09
NOV
2015

Magnesium: The Powerhouse Mineral

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So far we’ve discussed how to combat stress and inflammation with  Cherry Juice Concentrate and Omega 3s. This month we will focus on Magnesium, the most critical mineral for coping with stress.

Magnesium (Mg) is a mineral your body needs in large amounts (macro-mineral). It is extremely valuable to the body because every single organ in the human body needs it to function properly. Magnesium is a cofactor in more than 300 enzyme systems that regulate different biochemical reactions in the body, including protein synthesis, muscle and nerve function, blood glucose control, and blood pressure regulation.1-3

Unfortunately, dietary surveys of people in the United States found lower than recommended intakes of Mg.4 Low magnesium intakes and blood levels have been associated with a myriad of conditions including type 2 diabetes, metabolic syndrome, hypertension, atherosclerotic vascular disease, sudden cardiac death, osteoporosis, migraine headache, asthma, and colon cancer.4-7

So, what’s the easiest way to get Mg into our bodies?

  1. Via food: Green leafy vegetables, such as spinach, legumes, nuts, seeds, and whole grains, are good sources. Absorption rate ranges from 30% – 40%2, 8
  2. Via supplements: Oral vs topical vs shots
    • Oral: Not the best option
      • Solubility & absorption rate of each supplement varies based on type of supplement. See the Immune Health Science webpage for more information.
      • Supplements are alkaline, which can neutralize stomach acid, leading to mal-absorption.
      • May cause loose stools
    • Topical: Transdermal (via skin). Far superior to oral supplements
      • Mg is easily absorbed through the skin and taken up by cells bypassing the digestive system.
      • Magnesium concentrations vary by the form of the topical magnesium:
        • Mg Oil: 560 mg per teaspoon
        • Epsom salt: 495 mg per teaspoon
        • Sea/Ocean water: No data on this. If you are vacation or lucky enough to live by the sea, swim a lot!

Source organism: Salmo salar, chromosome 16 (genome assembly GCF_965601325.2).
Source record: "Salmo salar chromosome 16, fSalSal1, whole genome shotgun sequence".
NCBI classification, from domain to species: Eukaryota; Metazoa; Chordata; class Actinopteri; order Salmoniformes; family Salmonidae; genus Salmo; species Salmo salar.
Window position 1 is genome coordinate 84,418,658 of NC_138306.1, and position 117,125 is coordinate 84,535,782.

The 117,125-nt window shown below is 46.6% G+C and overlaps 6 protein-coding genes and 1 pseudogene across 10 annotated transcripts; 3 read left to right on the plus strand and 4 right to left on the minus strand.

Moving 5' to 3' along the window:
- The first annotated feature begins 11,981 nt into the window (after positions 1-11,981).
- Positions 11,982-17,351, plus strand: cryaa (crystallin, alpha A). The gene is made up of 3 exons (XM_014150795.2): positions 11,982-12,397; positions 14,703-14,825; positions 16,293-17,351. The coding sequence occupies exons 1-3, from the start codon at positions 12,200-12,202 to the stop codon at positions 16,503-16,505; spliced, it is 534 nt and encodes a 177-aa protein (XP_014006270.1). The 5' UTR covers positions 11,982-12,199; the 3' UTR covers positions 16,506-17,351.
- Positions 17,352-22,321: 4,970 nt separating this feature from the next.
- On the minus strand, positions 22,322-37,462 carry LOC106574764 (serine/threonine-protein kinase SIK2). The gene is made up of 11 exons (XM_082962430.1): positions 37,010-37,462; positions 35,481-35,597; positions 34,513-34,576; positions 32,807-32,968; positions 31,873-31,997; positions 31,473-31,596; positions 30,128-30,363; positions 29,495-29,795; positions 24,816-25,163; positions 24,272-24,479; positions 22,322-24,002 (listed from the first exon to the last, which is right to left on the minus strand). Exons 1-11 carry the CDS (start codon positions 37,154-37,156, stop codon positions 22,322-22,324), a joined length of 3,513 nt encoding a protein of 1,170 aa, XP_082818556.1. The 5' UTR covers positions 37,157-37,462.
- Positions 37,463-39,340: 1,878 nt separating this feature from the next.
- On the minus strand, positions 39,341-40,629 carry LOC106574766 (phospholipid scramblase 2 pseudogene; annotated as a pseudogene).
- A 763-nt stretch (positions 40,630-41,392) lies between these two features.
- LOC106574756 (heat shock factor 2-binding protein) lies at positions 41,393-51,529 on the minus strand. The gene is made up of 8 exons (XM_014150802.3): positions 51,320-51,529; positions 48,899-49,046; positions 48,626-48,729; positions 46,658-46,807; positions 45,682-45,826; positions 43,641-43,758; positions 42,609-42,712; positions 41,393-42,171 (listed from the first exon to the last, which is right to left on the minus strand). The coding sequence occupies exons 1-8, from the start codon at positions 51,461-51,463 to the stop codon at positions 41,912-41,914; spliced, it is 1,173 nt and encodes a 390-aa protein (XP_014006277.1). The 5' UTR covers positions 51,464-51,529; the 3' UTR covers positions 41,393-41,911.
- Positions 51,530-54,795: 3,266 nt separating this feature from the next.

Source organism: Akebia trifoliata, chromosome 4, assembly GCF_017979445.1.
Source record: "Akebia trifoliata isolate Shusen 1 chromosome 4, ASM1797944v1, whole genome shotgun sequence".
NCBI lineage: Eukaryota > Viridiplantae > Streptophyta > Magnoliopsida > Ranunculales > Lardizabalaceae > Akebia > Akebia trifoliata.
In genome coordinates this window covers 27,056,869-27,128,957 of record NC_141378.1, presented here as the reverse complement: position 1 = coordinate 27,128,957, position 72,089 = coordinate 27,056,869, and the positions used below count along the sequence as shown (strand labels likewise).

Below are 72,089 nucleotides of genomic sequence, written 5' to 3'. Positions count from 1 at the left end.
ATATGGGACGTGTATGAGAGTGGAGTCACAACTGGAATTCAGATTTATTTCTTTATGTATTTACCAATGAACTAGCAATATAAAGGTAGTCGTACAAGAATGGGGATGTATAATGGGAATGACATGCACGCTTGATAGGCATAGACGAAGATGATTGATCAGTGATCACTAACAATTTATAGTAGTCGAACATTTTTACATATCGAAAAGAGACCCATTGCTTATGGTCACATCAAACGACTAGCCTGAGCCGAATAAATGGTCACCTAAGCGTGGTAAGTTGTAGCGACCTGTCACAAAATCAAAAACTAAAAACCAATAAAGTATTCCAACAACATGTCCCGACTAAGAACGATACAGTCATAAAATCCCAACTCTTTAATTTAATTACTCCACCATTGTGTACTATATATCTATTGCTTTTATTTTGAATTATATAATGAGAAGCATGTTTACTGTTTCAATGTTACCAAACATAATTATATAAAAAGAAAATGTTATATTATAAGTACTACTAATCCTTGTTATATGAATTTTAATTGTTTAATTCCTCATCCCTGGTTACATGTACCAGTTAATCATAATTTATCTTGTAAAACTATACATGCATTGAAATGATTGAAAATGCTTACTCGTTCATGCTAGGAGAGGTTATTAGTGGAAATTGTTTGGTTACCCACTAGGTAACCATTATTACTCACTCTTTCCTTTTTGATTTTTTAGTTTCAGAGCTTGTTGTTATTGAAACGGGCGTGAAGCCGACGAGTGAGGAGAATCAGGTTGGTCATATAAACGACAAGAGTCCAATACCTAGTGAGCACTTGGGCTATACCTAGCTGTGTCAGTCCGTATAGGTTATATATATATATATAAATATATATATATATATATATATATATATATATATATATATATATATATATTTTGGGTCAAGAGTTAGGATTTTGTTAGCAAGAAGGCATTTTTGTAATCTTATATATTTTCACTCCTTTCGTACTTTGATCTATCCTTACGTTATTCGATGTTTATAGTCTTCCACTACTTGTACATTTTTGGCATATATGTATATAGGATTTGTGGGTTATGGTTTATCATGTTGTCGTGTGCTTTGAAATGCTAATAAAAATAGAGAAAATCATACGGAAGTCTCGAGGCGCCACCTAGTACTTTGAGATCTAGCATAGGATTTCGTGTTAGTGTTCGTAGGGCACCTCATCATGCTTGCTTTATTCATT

How much do I need?

The recommended daily allowance of Mg is 400mg. However, according to Dr. Mildred Seelig & Cheryl Wardlaw, it depends on your lifestyle. Normal lifestyle requires less magnesium than an active or stressed lifestyle.

  • Normal Lifestyle = 2.4mg/lb
  • Active/stressed = 4.5mg /lb

With this formula, 125lb individual with a normal lifestyle requires 300mg of Mg per day, while an active/stressed individual requires almost twice as much.

How do I get it?

  1. Food: Check out the Nation Institute of Health’s for the list of Mg rich foods.
  2. Epsom Salt Bath: For more information download our Fact sheet entitled Fight Negative Effects of Stress in 20 Minutes.
    • 2 cups of Epsom salt in pelvis deep bath or 1 cup in ankle deep footbath ≅ 200mg
    • Use Cool or warm water (hot water depletes your body of Mg)
    • Duration: 20 – 25 minutes
  1. Magnesium oil Spray
    • 8 sprays rubbed into skin ≅ 100mg
    • Do not use on face on sensitive areas

 

For more detailed information on Mg, please see the references below.

References

  1. National Institue of Health Office of Dietary Supplements. Magnesium: Fact Sheet for Health Professionals. Available at: https://ods.od.nih.gov/factsheets/Magnesium-HealthProfessional/#h3. Accessed November 7, 2013.
  2. Rude, R. Magnesium. In: Coates P, Betz J, Blackman M, et al, eds. Encyclopedia of Dietary Supplements. New York, NY: Informa Healthcare; 2010:527-537.
  3. Rude, R. Magnesium. In: Ross A, Caballero B, Cousins R, Tucker K, Ziegler T, eds. Modern Nutrition in Health and Disease. Baltimore, MD: Lippincott Williams & Wilkins; 2012:159-175.
  4. Rosanoff, A, Weaver, CM, Rude, RK. Suboptimal magnesium status in the United States: are the health consequences underestimated? Nutr Rev 2012;70:153-164.
  5. Huerta, MG, Roemmich, JN, Kington, ML, et al. Magnesium deficiency is associated with insulin resistance in obese children. Diabetes Care 2005;28:1175-1181.
  6. La, SA, Lee, JY, Kim, DH, Song, EL, Park, JH, Ju, SY. Low Magnesium Levels in Adults with Metabolic Syndrome: a Meta-Analysis. Biol Trace Elem Res 2015;
  7. Seelig, M. Magnesium Deficiency in the Pathogenesis of Disease: Early Roots of Cardiovascular, Skeletal, and Renal Abnormalities. Springer Science & Business Media; 2012.
  8. Fine, KD, Santa Ana, CA, Porter, JL, Fordtran, JS. Intestinal absorption of magnesium from food and supplements. J Clin Invest 1991;88:396-402.

 

 

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